stimates of mental health service use are critical to understanding unmet need, patterns of service use, and the adequacy of service provision. An important part of the National Institute of Mental Health’s (NIMH’ s )mandate to help develop integrated systems of care for children is to integrate information about mental health service needs and 1 use across the various agencies that provide such services. Mental health organizations and providers have been expected to assume the lead role in the provision of mental health services, but recent legislation recognizes that other organizations charged with the health, education, and welfare of 2 children also have a role to play. An emerging literature on mental health needs and the provision of mental health services by sectors other than mental health reflects the fact that many children receive mental health 3 services outside of the traditional mental health system. In this DataWatch we use data from the first wave of the Great Smoky Mountains Study of Youth (GSMS), a population-based community survey, to examine the demographic and clinical characteristics of children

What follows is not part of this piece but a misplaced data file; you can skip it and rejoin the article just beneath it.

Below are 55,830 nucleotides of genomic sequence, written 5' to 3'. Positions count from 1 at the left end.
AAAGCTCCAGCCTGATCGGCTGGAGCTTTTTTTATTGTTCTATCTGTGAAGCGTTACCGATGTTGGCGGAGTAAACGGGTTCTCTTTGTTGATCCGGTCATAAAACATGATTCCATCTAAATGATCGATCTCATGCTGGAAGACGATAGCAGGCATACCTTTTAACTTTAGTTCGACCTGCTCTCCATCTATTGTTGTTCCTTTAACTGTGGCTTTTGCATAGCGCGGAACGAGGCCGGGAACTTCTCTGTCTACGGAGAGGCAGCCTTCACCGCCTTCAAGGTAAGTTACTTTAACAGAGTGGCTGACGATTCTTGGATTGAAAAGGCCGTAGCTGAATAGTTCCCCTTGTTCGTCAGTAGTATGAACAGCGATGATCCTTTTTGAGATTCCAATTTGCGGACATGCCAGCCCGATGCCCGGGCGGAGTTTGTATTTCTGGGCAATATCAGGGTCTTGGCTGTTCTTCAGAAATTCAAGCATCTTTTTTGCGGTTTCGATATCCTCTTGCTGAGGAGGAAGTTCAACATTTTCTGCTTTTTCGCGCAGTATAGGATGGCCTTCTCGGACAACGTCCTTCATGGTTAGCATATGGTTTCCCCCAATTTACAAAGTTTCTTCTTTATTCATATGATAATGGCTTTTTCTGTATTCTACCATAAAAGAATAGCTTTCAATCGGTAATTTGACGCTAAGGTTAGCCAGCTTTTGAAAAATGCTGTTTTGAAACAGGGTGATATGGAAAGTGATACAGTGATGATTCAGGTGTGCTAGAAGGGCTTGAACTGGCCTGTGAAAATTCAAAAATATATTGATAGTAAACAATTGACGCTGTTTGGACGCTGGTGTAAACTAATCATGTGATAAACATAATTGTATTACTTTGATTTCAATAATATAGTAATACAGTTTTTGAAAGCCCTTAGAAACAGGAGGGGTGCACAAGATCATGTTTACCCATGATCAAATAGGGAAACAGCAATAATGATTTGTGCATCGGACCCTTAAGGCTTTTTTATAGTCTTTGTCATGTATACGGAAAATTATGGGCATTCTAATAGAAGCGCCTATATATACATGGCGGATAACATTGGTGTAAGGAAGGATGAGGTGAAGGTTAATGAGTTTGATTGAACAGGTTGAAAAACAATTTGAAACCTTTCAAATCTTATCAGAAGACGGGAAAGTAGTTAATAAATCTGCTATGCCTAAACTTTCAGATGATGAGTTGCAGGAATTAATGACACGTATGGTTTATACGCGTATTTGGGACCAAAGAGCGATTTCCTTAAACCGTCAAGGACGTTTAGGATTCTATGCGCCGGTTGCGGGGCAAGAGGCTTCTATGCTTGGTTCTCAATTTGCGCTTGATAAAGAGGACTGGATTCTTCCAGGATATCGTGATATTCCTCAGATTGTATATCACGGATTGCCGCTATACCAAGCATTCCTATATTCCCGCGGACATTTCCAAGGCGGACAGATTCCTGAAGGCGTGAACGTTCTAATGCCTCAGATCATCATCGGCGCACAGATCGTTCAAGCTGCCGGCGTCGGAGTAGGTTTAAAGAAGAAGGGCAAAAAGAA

Barbara Bums is professor of medical psychology in the Department of Psychiatry and Behavioral Sciences, Duke University Medical Center, in Durham, North Carolina The other authors affiliated with that department are Jane Costello (associate professor of medical psychology) , Adrian Angold and Dan Tweed (assistant professors of psychiatry), and Elizabeth Fanner and Al Erkanli (assistant research professors ofpsychiatry). Dalene Stangl is an assistant professor of statistics and public policy at the Institute of Statistics and Decision Sciences, Terry Sanford Institute of Public Policy, at Duke University. Health Affairs, Volume 14, Number 3 ©1995 The People-to-People Health Foundation, Inc. Downloaded from by Health Affairs on July 14, 2011 by guest